Everyday maths for Construction and Engineering 1
Everyday maths for Construction and Engineering 1

Start this free course now. Just create an account and sign in. Enrol and complete the course for a free statement of participation or digital badge if available.

Free course

Everyday maths for Construction and Engineering 1

2 Area

You need to be able to calculate area if you ever need to order a carpet for your house, buy tiles for a kitchen or bathroom, or calculate how much paint to buy when redecorating.

This patio has paving slabs that are 1 metre square (each side is 1 metre). How many paving slabs are there on the patio?

Described image
Figure 8 Paving slabs

Area is measured in ‘square’ units. This means that the area is shown as the number of squares that would cover the surface. So if a patio is covered with 18 squares that are 1 metre by 1 metre, the area is 18 square metres.

(If you count the squares in Figure 8 you will find there are 18 squares.)

Smaller areas would be measured in square centimetres. Larger areas can be measured in square kilometres or square miles.

You can work out the area of a rectangle by multiplying the long side by the short side:

width × length = area

The patio is:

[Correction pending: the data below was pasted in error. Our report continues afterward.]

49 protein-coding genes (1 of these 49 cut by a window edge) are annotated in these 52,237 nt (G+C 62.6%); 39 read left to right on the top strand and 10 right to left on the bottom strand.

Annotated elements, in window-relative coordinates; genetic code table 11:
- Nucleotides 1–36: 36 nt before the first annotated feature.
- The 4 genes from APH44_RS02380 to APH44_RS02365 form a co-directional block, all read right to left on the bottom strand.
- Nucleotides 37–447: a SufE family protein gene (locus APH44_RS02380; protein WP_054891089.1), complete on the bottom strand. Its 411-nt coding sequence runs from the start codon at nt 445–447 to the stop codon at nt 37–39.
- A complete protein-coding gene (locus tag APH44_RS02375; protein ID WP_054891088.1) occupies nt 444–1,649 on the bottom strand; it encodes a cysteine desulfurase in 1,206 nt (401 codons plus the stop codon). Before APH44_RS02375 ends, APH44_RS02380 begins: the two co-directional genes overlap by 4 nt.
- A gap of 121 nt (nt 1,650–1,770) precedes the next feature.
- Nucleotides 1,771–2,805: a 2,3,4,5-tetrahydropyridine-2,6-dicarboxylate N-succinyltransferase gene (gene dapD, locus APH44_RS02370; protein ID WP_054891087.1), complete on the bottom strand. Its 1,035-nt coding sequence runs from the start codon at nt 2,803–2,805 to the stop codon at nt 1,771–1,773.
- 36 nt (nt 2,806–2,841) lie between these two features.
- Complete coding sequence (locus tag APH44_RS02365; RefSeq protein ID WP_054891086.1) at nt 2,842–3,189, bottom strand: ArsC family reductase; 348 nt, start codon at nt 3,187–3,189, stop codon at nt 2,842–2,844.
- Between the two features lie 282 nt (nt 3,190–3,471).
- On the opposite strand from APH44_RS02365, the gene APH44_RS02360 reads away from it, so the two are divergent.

6 × 3 = 18 square metres

‘Square metres’ can also be written ‘sq m’ or ‘m2’.

Hint: Always use the same units for both sides. If you need to, convert one side to the same units as the other side.

Example: The area of plastic sheeting needed to cover some furniture

How much plastic sheeting is needed to protect this area from paint spillages?

Described image
Figure 9 Plastic sheeting


To find the answer, you need to work out the width multiplied by the length.

  • 90 cm × 3 m = area

First, you need to convert the width to metres so that both sides are in the same units. 90 cm is the same as 0.9 m, so the calculation is:

  • 0.9 × 3 = area = 2.7 square metres

Now try the following activity. Remember to check your answers once you have completed the questions.

Activity 4: Finding the area

  1. How much plastic sheeting do you need to cover this pond for the winter?
    Described image
    Figure 10 A pond
  2. One bag of gravel will cover half a square metre of ground. How many bags do you need to cover this driveway?
    Described image
    Figure 11 A driveway
  3. A biologist is studying yeast growth. In the sample area shown below the biologist found 80 yeast. What would go in the missing spaces in her recording sheet, as marked with a question mark?
    Described image
    Figure 12 A petri dish

Yeast count

Sample area no. 21
Date17 October
Yeast count80
Sample dimensions? cm × ? cm
Sample area? cm2
  1. How large is this area of forestry land?
    Described image
    Figure 13 A forest


  1. The plastic sheeting needs to be:

    • 2.5 × 4 = 10 square metres
  2. First you need to work out the area of the driveway:

    • 8 × 4 = 32 square metres

    If each bag covers half a square metre, you will need two bags for each square metre:

    • 32 × 2 = 64 bags